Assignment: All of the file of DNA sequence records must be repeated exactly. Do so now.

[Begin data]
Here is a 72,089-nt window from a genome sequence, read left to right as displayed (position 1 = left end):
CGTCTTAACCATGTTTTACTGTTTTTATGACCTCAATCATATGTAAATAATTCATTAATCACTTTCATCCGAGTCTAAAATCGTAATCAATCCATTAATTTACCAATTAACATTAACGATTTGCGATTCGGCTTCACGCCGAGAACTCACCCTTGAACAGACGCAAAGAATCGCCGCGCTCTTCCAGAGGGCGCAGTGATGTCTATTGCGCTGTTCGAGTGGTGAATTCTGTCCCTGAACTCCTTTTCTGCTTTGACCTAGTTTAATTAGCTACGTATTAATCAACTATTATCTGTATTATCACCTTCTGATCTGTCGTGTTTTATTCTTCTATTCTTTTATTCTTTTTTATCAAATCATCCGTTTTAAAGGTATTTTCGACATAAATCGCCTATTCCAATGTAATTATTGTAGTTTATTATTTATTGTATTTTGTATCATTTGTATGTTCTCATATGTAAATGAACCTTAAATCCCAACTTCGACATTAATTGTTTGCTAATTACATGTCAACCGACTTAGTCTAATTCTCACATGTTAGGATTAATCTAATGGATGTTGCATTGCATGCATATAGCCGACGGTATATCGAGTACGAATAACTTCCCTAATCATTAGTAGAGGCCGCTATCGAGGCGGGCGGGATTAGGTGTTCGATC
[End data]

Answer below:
Here is a 72,089-nt window from a genome sequence, read left to right as displayed (position 1 = left end):
CGTCTTAACCATGTTTTACTGTTTTTATGACCTCAATCATATGTAAATAATTCATTAATCACTTTCATCCGAGTCTAAAATCGTAATCAATCCATTAATTTACCAATTAACATTAACGATTTGCGATTCGGCTTCACGCCGAGAACTCACCCTTGAACAGACGCAAAGAATCGCCGCGCTCTTCCAGAGGGCGCAGTGATGTCTATTGCGCTGTTCGAGTGGTGAATTCTGTCCCTGAACTCCTTTTCTGCTTTGACCTAGTTTAATTAGCTACGTATTAATCAACTATTATCTGTATTATCACCTTCTGATCTGTCGTGTTTTATTCTTCTATTCTTTTATTCTTTTTTATCAAATCATCCGTTTTAAAGGTATTTTCGACATAAATCGCCTATTCCAATGTAATTATTGTAGTTTATTATTTATTGTATTTTGTATCATTTGTATGTTCTCATATGTAAATGAACCTTAAATCCCAACTTCGACATTAATTGTTTGCTAATTACATGTCAACCGACTTAGTCTAATTCTCACATGTTAGGATTAATCTAATGGATGTTGCATTGCATGCATATAGCCGACGGTATATCGAGTACGAATAACTTCCCTAATCATTAGTAGAGGCCGCTATCGAGGCGGGCGGGATTAGGTGTTCGATC